Despite the lack of a contract, Radio City Music Hall's musicians say they will play in the famed "Christmas Spectacular."
"We are willing to play this show for the good of the city, for the good of the audiences, and as you will see, there is no picket line here today," David Lennon, president of Local 802 of the American Federation of Musicians, told WCBS-AM's Sean Adams Thursday morning, just hours before the first performance. "The musicians are reporting to work, the musicians are ready to play."
Management had promised ticketholders that the show would go on — even if the leggy Rockettes have to do their chorus-line kicks to canned music.
A preseason performance Wednesday night was canceled and ticketholders left disappointed as several dozen musicians staged a picket line outside the Manhattan landmark. Stagehands also walked out in support.
The Lubin family of Mineola, N.Y., got the bad news when the arrived for the final dress rehearsal. They told WCBS-TV's Mary Calvi their daughter got out of the hospital early to see the show, with her doctor's approval.
"He said 'all right as long as she doesn't have a fever, she can come in,' so we rushed," said Glenda Lubin.
At issue are salaries and overtime pay. The orchestra's contract expired in May, and Lennon blamed Radio City Entertainment, which produces the Christmas show, for the breakdown of talks. Lennon added that no meetings had been scheduled.
Radio City Entertainment said in a statement that the union had walked away from the negotiating table and was holding "the 'Christmas Spectacular,' its 300-member cast and crew as well as hundreds of thousands of patrons" hostage.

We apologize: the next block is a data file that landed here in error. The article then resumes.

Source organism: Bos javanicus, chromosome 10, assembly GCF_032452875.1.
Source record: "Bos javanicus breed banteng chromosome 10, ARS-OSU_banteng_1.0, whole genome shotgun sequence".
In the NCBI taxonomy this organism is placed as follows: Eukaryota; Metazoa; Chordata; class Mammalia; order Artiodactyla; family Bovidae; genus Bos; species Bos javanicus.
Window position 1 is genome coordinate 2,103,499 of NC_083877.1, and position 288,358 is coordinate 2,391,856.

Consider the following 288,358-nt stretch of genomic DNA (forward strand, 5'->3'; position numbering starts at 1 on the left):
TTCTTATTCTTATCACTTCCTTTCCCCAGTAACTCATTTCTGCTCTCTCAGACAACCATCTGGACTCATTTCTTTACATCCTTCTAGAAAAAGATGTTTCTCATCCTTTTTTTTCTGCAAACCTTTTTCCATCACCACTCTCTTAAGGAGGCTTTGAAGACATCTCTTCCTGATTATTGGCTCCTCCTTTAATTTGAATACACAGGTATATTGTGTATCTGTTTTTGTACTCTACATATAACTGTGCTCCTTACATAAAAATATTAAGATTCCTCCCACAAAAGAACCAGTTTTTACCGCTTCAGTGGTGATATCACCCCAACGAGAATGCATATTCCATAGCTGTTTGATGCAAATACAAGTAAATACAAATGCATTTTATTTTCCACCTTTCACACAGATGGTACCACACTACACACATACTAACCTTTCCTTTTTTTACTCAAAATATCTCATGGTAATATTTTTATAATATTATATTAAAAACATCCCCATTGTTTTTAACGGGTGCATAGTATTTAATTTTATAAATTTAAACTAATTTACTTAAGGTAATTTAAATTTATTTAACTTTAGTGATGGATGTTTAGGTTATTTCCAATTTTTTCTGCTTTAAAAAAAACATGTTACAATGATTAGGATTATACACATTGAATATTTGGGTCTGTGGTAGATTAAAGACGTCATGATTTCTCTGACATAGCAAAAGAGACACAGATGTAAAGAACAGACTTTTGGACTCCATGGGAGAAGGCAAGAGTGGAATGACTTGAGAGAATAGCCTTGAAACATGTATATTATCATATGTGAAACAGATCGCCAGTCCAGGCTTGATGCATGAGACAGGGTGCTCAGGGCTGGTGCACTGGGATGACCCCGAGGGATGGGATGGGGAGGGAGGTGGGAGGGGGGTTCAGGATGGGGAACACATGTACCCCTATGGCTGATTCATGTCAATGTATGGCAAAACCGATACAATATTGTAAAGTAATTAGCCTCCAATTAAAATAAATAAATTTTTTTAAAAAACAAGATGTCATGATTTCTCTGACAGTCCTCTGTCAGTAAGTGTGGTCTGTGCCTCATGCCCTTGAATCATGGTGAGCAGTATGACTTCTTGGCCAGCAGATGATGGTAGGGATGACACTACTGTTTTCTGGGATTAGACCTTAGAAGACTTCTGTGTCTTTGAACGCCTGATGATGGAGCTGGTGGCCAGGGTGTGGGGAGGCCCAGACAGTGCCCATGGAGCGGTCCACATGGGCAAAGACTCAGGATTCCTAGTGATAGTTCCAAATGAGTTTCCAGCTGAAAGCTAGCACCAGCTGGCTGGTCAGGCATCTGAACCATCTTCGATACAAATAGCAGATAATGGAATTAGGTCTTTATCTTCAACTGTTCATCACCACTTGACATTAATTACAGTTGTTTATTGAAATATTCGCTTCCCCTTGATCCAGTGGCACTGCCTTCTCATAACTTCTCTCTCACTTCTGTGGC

The union accuses Cablevision Systems Corp., which operates Radio City, of vastly underpaying musicians who put on several shows a day throughout the holiday season. In a statement, Radio City said it had offered the musicians increases in salary and benefits "over what is already the most lucrative contract in the industry."
The "Christmas Spectacular" has entertained children and adults for seven decades. People pay up to $250 a ticket to watch the Rockettes high-kick to Christmas tunes.
Stagehands for the show had walked out to back the musicians, said James Claffey Jr., president of Local 1 of the International Alliance of Theatrical Stage Employees.
Claffey believed there was a no-strike provision in the Rockettes' contract.
The Rockettes, represented by the American Guild of Variety Artists, reached a contract agreement with Radio City Entertainment last month.
More than a dozen Broadway musicals went dark in March 2003 for four days after the musicians' union walked out, and theaters lost millions in revenue. But when the union struck the New York City Ballet in 2000, performances of "The Nutcracker" went on as scheduled with taped music.
Last week, hundreds of musicians and supporters held a boisterous, music-filled protest on Sixth Avenue in front of Radio City Music Hall.
Union negotiator Mark Johansen said previously that Radio City Entertainment was trying to cut the musicians' base pay of $133 per show, which he said was about $40 less than what standard Broadway musicians are paid. At the height of the Christmas season, the orchestra works as many as six 90-minute shows every day — at overtime pay beyond the first two. The musicians must play at least 12 shows a week.
On average, Johansen said, a musician doing 150 of about 200 shows in the run would make about $25,000; orchestra members also receive very basic year-round health benefits.